Political campaign finance reform
MR RALPH “BIZZY” WILLIAMS is a heavyweight in the local business community, so when he speaks people from across all sectors pay attention. Such is the case with his comments on the need for political campaign financing reform. It’s a matter others have addressed previously, but their views have been largely ignored.
His wish for political parties to stop approaching businesses and wealthy individuals to finance their election campaigns puts in the open an issue both the incumbent Democratic Labour Party and the Opposition Barbados Labour Party would pretend does not exist. We can now stop the pretence and promote reform.
When the business community gives to a political party, it is only logical that business will expect something in return. This can lead to all types of manipulations and undermining of elected governments and democratic institutions. Where political parties accept large sums of money from donors, this will cloud the party’s independence in matters related to those donors. There is no free lunch. The situation raises all kinds of worries and can make a general election a sham.
The truth is that contributions to political campaigns have been made for a long time and the public can only question: Were contracts, licences, concessions and other benefits given in exchange for campaign contributions?
Mr Williams, in proposing an alternative method to funding for general elections, suggests that the money should come from the Treasury. It is not a new idea but one which many Barbadians may not keenly support at this time, given not only the perilous state of the nation’s economy, but that so many people are out of work with gloomy job prospects.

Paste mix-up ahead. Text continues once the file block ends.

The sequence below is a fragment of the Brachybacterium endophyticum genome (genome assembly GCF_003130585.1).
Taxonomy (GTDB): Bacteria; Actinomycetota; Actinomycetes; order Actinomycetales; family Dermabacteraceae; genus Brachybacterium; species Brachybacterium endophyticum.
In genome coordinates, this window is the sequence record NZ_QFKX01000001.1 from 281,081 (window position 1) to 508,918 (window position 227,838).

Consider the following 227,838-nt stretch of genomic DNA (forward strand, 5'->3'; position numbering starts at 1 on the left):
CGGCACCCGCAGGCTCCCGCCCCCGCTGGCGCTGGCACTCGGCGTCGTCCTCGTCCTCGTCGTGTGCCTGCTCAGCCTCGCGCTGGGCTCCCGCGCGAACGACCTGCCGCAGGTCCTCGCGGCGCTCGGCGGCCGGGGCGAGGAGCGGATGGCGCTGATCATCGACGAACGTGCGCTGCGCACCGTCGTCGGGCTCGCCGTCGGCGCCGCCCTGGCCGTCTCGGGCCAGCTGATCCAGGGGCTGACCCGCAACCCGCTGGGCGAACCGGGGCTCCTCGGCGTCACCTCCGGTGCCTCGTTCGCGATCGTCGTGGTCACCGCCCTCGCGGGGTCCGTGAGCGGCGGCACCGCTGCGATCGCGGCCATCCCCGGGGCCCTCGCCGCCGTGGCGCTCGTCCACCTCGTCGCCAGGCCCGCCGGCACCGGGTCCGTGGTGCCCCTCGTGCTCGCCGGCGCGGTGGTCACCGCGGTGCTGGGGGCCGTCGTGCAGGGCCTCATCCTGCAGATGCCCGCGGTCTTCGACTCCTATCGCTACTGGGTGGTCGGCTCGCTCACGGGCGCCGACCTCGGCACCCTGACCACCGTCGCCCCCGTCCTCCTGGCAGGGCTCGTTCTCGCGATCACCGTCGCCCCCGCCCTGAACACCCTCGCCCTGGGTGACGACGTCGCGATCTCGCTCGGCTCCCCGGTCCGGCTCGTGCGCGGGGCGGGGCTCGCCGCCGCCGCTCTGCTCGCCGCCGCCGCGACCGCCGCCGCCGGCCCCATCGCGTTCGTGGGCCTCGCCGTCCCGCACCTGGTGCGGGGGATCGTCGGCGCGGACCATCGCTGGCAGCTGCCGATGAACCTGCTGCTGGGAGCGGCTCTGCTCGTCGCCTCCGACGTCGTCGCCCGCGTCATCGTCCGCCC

Still, this unregulated financing not only of the election campaign, but of the political parties themselves, remains the beast which must tamed.
Mr Williams can engender change in the campaign financing process. He should use his enormous moral suasion to get other private sector leaders to publicly state their position on the matter and to agree to disclose any political contributions – in whatever form. This, after all, is good corporate governance and full disclosure on the part of businesses.
It should also ensure that the Electoral and Boundaries Commission has a much more accurate record of contributions and whether the laws are being adhered. Policing of election campaigns, especially given the “vote-buying charges” which arose in the 2013 campaign, is necessary to maintain the country’s proud tradition of free and fair elections. We must not adopt the approach of the United States, where the individual and the party with the most money stand the best chance.
Given Mr Williams’ stature, his comments may very well start a much-needed national debate on the issue. The public must demand better governance while our political parties must be held accountable.